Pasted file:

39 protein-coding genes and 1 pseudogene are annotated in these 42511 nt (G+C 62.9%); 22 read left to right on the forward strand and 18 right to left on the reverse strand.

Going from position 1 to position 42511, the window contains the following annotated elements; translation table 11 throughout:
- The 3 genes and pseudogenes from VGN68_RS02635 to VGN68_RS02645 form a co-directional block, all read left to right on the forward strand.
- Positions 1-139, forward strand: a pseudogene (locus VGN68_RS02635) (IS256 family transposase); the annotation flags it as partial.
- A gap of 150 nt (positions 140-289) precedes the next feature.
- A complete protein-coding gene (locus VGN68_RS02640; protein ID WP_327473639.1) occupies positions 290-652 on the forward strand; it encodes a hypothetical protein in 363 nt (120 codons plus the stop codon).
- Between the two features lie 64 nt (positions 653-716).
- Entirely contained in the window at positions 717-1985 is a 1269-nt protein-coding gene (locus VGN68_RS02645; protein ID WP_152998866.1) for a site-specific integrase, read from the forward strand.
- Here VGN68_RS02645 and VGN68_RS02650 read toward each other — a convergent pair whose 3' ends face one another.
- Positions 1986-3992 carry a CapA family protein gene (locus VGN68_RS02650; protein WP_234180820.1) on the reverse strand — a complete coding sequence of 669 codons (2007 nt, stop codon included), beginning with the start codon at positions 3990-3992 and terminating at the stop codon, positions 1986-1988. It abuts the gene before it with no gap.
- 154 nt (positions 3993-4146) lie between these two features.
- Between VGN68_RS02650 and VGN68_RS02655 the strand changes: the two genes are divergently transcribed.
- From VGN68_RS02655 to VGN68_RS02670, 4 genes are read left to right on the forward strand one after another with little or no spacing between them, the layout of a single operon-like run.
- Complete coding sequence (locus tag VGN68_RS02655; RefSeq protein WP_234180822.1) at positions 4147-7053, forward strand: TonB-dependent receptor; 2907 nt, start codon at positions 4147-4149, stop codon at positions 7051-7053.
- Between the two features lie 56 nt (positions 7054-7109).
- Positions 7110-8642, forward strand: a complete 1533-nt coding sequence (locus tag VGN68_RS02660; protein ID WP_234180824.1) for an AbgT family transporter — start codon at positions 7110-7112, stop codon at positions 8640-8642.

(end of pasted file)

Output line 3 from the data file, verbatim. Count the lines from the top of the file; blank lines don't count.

- The 3 genes and pseudogenes from VGN68_RS02635 to VGN68_RS02645 form a co-directional block, all read left to right on the forward strand.